The IMF spent much of the 1970s, 80s and 90s promoting what was euphemistically called ‘structural adjustment’ in developing countries. What this boiled down to was shrinking the state – cutting public services, taxes and regulation. What we are seeing with Budget 2012 is a continuing “structural adjustment” of Britain.
The Chancellor has taken money away from welfare recipients, pensioners and public services to transfer it to a small number of taxpayers at the top of the scale.
Let’s look at Public Services, which is an area being entirely neglected in the debate. The key information is buried away in Table A.1 (see table).
What this table shows is that the reduction in Public Spending will continue into 2015-17: “The figures above show that in the absence of policy change, DEL will continue to see significant real reductions in 2015–16 and 2016–17.” In fact, the reduction even accelerates.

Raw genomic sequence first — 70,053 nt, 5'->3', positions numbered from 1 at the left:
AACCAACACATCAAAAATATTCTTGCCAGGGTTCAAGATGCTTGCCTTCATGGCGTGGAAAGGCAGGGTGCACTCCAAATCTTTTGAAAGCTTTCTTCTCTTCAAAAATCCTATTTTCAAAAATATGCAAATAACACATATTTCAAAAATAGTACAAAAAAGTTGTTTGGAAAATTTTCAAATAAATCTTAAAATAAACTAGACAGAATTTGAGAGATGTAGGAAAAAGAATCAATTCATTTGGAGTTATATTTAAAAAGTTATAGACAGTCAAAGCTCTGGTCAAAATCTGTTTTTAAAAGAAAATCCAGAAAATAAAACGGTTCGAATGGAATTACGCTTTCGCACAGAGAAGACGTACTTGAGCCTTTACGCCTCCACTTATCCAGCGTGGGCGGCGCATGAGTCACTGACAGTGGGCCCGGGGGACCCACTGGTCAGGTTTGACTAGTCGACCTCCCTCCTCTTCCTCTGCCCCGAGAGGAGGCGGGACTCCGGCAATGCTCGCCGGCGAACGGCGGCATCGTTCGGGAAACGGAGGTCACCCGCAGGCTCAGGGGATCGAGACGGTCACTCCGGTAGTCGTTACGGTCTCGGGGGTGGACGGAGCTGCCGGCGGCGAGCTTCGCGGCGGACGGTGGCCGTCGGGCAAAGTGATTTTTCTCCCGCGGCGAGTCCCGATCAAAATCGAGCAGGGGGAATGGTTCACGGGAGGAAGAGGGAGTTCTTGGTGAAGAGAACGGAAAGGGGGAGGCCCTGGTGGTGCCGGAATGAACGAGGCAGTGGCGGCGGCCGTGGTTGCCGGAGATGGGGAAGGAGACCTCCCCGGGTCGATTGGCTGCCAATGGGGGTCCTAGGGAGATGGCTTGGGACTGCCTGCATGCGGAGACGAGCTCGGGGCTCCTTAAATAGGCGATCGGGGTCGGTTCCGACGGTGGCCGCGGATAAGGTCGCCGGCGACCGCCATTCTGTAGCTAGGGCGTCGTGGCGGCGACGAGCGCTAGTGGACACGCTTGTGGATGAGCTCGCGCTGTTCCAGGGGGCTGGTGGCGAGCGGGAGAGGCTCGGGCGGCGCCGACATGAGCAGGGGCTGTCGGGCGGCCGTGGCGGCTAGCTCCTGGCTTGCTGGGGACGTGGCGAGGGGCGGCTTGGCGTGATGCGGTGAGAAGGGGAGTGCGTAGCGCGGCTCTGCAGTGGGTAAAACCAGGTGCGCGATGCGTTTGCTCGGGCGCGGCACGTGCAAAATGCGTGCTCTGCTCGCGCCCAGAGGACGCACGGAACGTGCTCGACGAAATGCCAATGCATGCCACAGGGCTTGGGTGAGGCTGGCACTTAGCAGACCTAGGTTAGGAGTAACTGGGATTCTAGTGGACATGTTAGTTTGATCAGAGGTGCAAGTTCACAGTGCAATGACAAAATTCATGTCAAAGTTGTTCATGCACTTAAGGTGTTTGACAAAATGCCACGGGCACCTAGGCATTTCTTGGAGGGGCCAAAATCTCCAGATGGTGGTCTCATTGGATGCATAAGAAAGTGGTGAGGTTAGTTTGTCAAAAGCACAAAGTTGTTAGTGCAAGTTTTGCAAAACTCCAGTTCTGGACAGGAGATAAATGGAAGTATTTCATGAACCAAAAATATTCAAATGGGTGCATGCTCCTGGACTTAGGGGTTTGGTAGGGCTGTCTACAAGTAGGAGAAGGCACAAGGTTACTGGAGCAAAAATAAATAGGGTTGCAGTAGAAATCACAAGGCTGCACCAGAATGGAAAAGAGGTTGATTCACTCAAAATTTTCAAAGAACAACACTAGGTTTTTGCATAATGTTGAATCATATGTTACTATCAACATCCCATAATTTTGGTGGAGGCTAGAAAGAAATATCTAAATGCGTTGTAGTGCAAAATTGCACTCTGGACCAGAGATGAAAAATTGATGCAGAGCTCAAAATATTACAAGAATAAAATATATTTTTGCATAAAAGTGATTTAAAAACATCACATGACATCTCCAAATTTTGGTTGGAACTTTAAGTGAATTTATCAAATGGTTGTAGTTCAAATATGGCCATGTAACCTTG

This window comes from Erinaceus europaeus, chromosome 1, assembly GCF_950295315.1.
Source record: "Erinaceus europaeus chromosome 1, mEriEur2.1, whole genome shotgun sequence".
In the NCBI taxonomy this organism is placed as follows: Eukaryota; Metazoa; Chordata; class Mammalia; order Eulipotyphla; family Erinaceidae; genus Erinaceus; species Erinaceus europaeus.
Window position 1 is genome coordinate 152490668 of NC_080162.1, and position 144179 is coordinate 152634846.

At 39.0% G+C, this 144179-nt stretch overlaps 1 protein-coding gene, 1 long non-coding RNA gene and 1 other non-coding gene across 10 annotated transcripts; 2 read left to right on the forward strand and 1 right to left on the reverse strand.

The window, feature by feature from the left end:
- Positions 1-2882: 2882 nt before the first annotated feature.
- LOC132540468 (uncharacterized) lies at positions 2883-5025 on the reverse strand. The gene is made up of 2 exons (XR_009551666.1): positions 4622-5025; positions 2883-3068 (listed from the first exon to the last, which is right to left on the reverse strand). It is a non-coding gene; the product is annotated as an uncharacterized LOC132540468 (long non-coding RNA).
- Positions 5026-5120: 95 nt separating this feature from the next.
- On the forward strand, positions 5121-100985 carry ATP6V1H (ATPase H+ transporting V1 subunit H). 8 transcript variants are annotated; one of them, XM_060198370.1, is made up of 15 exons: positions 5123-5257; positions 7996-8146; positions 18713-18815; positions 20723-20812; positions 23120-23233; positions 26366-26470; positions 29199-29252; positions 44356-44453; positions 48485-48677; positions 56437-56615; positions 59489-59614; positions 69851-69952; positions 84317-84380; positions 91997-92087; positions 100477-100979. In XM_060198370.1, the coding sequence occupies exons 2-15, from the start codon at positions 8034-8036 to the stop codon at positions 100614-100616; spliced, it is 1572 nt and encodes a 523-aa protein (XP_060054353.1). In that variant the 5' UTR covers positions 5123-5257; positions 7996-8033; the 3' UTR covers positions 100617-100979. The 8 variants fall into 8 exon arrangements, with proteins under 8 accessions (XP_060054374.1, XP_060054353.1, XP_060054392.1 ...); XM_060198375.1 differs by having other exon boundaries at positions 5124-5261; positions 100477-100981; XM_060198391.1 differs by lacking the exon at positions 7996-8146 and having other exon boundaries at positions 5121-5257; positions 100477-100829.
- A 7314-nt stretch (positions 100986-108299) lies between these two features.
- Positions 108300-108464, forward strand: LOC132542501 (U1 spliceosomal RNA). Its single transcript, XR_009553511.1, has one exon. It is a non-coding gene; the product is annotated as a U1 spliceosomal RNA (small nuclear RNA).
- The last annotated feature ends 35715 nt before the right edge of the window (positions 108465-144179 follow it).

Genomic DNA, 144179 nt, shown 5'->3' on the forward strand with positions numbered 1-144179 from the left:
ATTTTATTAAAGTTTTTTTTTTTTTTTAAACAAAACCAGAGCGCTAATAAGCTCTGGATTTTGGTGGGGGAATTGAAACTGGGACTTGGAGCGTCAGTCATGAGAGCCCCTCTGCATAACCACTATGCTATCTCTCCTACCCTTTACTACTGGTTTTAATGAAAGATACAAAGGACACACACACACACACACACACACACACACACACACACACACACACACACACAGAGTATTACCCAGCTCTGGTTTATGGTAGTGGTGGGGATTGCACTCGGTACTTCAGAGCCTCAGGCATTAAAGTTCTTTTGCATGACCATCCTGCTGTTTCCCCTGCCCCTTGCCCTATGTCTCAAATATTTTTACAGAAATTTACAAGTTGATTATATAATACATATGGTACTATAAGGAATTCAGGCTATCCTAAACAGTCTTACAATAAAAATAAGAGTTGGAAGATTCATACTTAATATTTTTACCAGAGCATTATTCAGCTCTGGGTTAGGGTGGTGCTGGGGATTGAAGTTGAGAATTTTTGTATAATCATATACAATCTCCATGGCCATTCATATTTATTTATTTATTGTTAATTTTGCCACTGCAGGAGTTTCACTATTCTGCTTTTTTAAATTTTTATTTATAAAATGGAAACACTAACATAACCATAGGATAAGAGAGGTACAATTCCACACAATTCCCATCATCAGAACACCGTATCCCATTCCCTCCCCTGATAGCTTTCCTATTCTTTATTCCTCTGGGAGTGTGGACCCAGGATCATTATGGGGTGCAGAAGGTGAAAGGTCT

The result will be, by 2016-17, that Public Spending will fall to only 39% of GDP, the lowest since Gordon Brown held down public spending in the first couple of years of the New labour government.
The key difference is that Gordon Brown’s intention was clearly a short-term squeeze to allow a later expansion. What the Coalition intends is not spelt out, but the direction of travel is fairly obvious from the plans – a permanent and difficult to reverse reduction in public services. Certainly many on the Tory right openly want American levels of public spending (i.e. about a 3rd of GDP) and that is the direction in which we are headed.
We will find out sooner rather than later. Danny Alexander (Chief Secretary to the Treasury) has just let slip on BBC that there will be a Spending Review 2013 (altho he tried to withdraw it when he realised what he’d said).